Skills for the Job: Tackling disability prejudice

Children's professionals must recognise all forms of disability prejudice so that they can effectively tackle it.

How prevalent is disability prejudice?

In the UK, there are 180 disability hate crimes every day. As with all prejudice, it's easy for those who don't feel negatively affected by it to dismiss the prevalence of biases. A report last year revealed that unconscious bias against disabled people has actually risen by eight per cent since the Paralympics, and that one in three of those who took part in the study demonstrated unconscious bias against people who are visibly disabled.

What different forms can it take?

Disability prejudice takes many forms, all equally unacceptable, and it can affect every area of a person's life. Many of these forms stem from the notion that those with disabilities are outside the norm, and that their disability is a negative thing to be overcome. The figures show, however, that one in 20 children have a disability, rising to one in five working age adults. This demonstrates that a "norm" is a myth and while the idea exists, it continues to oppress those who do not fit within its boundaries.

A common form of disability prejudice is assumptions of what a person with disabilities can and can't do. No one has exactly the same abilities as anyone else, so we should focus on enabling everyone to participate.

Lack of accessibility and poor facilities are still stopping disabled children and young people from enjoying opportunities that are available to others. For instance, seeing a live music performance is not as simple as just buying a ticket. Even if the venue has a wheelchair ramp, you might be seated far away from your family and friends. Accessibility includes consideration of handrails, stairs, hearing access, notification of flashing lights and loud noises, availability of a quiet space away from crowds, large print programmes and access for carers. These are just the basics. There are many other complex needs that make it difficult for disabled people to participate fully or at all. Parents of children with autism, for example, can find it almost impossible to go to concerts or shows because of the negative reaction of other people towards their child's behaviour.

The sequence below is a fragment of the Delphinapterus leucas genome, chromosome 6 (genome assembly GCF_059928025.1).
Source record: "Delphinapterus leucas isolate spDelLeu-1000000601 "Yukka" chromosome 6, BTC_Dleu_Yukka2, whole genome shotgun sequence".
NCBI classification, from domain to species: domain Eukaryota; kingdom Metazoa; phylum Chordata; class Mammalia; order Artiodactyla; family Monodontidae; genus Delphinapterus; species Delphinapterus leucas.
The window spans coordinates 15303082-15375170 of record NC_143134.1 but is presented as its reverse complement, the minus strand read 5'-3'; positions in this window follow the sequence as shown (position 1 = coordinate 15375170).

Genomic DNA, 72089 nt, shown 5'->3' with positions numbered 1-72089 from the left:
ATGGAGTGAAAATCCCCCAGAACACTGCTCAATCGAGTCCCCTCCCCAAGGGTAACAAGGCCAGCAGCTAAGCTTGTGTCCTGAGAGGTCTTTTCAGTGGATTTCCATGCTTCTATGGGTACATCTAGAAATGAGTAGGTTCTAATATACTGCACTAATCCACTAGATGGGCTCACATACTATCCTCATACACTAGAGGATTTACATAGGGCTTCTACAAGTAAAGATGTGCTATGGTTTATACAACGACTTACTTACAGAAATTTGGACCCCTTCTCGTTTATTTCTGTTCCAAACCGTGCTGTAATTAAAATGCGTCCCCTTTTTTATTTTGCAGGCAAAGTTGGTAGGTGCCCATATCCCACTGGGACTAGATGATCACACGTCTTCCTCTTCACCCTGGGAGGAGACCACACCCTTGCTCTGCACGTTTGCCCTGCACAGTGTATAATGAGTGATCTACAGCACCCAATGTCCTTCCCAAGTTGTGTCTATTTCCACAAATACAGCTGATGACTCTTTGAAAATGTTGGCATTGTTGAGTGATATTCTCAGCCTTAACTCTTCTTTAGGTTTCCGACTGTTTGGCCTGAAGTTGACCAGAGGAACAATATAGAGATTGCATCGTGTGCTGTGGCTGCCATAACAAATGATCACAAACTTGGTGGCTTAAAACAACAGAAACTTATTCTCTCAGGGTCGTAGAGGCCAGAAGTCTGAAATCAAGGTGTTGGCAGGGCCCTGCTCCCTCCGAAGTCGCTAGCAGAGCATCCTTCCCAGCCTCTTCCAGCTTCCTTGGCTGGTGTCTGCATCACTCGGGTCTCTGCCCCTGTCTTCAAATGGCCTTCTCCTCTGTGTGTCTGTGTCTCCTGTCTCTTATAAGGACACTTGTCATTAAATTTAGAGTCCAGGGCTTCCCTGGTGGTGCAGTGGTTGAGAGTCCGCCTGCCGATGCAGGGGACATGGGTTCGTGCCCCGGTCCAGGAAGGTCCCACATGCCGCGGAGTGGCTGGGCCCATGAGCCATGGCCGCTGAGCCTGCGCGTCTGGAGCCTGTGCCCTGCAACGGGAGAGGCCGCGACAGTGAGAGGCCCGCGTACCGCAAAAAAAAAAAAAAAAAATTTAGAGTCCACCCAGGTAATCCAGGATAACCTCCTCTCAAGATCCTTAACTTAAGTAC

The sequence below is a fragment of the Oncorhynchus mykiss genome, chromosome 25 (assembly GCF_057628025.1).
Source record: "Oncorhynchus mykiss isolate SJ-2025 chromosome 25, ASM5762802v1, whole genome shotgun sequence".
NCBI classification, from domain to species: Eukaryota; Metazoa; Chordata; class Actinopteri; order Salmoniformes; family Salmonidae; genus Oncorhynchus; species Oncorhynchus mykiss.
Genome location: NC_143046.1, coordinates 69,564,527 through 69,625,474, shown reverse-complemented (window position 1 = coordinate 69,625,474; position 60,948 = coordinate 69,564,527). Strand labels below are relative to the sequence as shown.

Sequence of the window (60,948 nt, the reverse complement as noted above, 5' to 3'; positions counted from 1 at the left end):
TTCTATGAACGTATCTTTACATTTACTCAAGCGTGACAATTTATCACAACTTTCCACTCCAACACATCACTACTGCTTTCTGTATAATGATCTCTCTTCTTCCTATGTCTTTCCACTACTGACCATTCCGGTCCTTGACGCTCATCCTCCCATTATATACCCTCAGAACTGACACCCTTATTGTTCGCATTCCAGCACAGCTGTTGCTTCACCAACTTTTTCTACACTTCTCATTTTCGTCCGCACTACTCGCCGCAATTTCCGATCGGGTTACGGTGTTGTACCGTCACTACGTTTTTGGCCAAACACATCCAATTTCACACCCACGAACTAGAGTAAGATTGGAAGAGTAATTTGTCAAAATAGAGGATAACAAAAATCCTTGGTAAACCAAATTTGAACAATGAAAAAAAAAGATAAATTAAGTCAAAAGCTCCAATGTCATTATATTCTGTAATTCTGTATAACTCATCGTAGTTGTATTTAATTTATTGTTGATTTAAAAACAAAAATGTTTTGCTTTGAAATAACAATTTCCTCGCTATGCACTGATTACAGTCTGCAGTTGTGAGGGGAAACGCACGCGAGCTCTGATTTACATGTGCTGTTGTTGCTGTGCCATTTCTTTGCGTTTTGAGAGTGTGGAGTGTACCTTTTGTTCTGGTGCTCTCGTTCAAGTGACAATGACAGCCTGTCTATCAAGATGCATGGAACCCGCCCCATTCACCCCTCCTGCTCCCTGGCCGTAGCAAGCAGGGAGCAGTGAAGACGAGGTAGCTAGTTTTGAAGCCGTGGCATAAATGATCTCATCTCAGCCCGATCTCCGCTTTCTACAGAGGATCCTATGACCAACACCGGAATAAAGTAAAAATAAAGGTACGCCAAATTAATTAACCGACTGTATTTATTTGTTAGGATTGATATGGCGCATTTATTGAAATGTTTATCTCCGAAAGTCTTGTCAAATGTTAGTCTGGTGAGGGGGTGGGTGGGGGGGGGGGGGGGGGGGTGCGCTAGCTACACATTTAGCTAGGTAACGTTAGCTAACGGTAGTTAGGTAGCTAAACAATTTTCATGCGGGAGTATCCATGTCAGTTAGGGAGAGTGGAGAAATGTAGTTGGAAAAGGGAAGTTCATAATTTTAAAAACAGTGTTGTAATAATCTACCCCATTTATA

How can you work with a young person who displays disability prejudice?

Disability prejudice grows from a lack of understanding. Many of those who display prejudice are insecure about how to act around those with disabilities, which can lead to bullying or avoidance. To tackle this head on, we need to create opportunities for children and young people of all abilities to work together collaboratively. We have found that creative programmes lend themselves particularly well to these kinds of collaborations, where people can explore different modes of communication through sound, music, art or movement. Working with young people in a school, nursery or community centre provides a controlled environment, which you can make into a safe space by encouraging open discussions and providing everyone with a chance to contribute.

What support can help victims of prejudice?

Fear and loss of confidence are two common consequences of disability prejudice, so it is important that people with disabilities are given support in these areas. This could take the form of confidence-building exercises, which could be realised through group work. When people's ideas are used, they gain further confidence to make themselves heard in the future.

Another important aspect of support is listening. When people feel that they are being listened to, it becomes easier for them to develop trusting relationships which are essential to positive mental wellbeing.

Nicky Goulder, co-founder and chief executive of Create

Top tips

  • Keep your ears open and challenge any offensive language, regardless of whether it is directed at a disabled person or used in casual conversation
  • Create a welcoming environment in which everyone's contribution is valued and appreciated. Focus on ability, rather than disability
  • Encourage diversity within social interactions, enabling children and young people to meet others from different backgrounds
  • Make disabled role models visible. It is important for children and young people to see positive imagery which demonstrates that everyone can contribute

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